Ending the Assault on History

Jews' connection to the Temple Mount is deep and inextricable, despite some Palestinians' attempts to deny it.

Among the casualties of the ongoing Arab uprising against Israel has beensomething very dear to all cultivated people, and to cultivated Jews inparticular: History.

Whether out of cowardice or something darker, a number of journalists havelately come to refer to Jerusalem's Temple Mount by its Islamic name,despite the fact that the site was where Solomon's temple stood more than athousand years before Islam's founder's grandparents were even glints intheir own parents' eyes.

It is not only the antiquity of the Mount's connection to the Jewish peoplethat is trenchant here, but its intensity as well. Even after the Templeand its successor had been destroyed by foreign armies, Jews the world overcontinued--and continue--to venerate the significance of the site, prayingin its direction and (at least the Orthodox among us) for the Temple'srestoration by the hand of God.

The Islamic bond to the Mount is of much more recent appearance and fairlynewfound intensity. Over the many years Jerusalem was in Arab hands, nomajor Arab leader ever saw fit to even visit her, much less proclaim her acentral spot in the collective Arab heart.

Yet much of the press feels compelled to treat the Mount's Jewish roots andIslamic ones as equally deep and equally real. A recent example was NewYork Times' correspondent Joel Greenberg's characterization of the site asthat "of the First and Second Temples of the ancient Jews, sacred to Muslimsas the Noble Sanctuary, where Muhammad ascended to Heaven."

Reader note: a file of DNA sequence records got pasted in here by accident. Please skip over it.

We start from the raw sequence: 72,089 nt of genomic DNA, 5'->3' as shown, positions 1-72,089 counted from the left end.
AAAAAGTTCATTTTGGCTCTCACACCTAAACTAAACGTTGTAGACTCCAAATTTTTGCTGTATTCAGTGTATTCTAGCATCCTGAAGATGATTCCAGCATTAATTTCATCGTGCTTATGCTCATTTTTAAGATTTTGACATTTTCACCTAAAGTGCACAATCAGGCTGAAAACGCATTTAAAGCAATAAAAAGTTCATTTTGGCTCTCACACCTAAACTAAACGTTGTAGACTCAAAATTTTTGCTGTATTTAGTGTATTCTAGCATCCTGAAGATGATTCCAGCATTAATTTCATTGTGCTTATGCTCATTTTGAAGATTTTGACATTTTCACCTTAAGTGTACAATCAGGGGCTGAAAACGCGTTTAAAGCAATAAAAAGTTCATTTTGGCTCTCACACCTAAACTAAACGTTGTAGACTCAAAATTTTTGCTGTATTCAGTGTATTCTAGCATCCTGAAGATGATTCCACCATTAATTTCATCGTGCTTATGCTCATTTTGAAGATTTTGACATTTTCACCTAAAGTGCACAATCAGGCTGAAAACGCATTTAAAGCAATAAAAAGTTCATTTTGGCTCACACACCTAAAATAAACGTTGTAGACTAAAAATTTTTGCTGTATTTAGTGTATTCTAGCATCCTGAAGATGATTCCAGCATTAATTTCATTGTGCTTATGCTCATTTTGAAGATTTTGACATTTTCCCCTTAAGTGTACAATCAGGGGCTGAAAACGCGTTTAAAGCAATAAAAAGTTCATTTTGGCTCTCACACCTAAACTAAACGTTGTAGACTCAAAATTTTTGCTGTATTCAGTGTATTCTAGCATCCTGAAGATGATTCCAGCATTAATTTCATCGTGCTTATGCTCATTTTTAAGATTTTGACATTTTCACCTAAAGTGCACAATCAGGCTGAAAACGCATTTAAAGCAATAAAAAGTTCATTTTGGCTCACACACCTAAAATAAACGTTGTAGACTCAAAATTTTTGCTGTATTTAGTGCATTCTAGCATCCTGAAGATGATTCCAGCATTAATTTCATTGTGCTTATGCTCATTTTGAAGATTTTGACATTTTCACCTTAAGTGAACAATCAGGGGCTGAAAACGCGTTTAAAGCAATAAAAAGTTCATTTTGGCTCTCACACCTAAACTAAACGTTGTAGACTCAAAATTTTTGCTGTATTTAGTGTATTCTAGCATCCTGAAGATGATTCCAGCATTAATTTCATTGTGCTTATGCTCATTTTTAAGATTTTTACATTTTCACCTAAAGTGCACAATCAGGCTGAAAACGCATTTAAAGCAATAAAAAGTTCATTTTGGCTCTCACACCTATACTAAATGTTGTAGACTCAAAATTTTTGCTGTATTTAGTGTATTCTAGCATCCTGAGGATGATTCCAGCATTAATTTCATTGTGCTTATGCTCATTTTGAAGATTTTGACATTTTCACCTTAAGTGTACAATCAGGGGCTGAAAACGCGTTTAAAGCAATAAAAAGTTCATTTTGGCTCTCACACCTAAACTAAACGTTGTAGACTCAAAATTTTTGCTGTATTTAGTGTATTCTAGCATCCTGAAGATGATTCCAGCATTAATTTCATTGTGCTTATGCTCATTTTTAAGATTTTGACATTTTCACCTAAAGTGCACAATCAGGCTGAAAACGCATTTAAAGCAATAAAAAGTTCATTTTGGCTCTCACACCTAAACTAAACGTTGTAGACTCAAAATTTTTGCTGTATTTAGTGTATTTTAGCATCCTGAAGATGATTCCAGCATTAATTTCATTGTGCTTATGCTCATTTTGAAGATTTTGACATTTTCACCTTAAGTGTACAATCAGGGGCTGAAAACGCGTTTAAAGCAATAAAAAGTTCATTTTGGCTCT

A subtle but astounding indignity lies in that clumsy attempt at politicalcorrectness.

That Jewish Holy Temples stood on the spot in question is historical fact,part of the unbroken millennia-old historical tradition of the Jewish peopleand corroborated by historians ancient and modern alike. To equate thathistorical truth with a legend is simply beyond bizarre.

The founder of Islam may or may not have traveled to heaven, or elsewhere,from Jerusalem; but there is certainly no historical evidence that he everleft the Arabian Peninsula, nothing but sectarian legend behind the claimthat he did.

Why then is Greenberg speaking of the existence of theTemples and the "night flight" in, so to speak, the same breath?

That Arab and Islamic leaders and writers, sadly, have demonstrated uttercontempt for inconvenient facts of history is well documented. Theyregularly deny the fact of the Holocaust, and assert that Jews murdernon-Jews to gather their blood for Passover matzos (a recent such accusationappeared only recently in Al-Ahram, Egypt's leading newspaper and agovernment organ).

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